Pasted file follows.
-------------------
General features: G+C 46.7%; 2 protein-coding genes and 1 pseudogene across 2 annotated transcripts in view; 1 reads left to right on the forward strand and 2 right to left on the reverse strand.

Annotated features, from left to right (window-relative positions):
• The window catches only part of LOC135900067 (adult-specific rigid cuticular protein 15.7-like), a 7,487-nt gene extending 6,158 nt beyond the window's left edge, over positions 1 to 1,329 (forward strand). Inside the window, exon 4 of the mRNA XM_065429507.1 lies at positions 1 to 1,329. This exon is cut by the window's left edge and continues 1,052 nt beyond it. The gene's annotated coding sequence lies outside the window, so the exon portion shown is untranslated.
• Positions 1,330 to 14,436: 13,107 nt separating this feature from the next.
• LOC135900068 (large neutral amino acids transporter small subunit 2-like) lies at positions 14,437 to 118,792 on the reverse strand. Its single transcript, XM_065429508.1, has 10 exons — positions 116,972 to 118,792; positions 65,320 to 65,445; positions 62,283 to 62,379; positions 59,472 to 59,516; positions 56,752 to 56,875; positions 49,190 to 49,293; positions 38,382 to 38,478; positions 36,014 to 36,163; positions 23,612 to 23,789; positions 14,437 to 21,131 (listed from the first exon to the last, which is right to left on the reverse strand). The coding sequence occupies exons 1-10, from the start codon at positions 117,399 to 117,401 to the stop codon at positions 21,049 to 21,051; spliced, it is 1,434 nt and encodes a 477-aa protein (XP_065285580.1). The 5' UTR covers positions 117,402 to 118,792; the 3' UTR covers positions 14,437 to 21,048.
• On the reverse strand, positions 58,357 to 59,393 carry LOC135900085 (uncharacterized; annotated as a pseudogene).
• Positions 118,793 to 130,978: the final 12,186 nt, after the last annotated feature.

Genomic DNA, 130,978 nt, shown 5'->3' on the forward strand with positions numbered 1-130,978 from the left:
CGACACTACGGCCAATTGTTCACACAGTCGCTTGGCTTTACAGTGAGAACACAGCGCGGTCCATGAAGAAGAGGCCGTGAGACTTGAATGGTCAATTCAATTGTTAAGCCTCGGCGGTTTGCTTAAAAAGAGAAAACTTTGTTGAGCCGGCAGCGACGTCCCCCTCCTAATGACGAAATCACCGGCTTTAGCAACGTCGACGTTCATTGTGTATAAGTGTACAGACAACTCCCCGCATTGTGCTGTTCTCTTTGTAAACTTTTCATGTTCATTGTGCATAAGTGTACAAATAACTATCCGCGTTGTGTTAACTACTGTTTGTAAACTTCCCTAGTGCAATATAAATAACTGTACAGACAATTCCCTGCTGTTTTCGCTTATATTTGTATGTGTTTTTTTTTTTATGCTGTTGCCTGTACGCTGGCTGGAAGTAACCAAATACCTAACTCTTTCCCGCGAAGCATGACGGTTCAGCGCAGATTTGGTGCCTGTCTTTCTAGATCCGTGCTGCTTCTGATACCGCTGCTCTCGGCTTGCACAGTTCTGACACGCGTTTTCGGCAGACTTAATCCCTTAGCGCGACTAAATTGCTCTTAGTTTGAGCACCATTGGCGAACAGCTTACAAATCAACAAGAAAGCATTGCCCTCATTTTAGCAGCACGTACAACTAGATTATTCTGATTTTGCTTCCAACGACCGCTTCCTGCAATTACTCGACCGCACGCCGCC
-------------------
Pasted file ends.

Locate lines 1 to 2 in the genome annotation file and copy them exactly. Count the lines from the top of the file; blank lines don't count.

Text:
General features: G+C 46.7%; 2 protein-coding genes and 1 pseudogene across 2 annotated transcripts in view; 1 reads left to right on the forward strand and 2 right to left on the reverse strand.

Annotated features, from left to right (window-relative positions):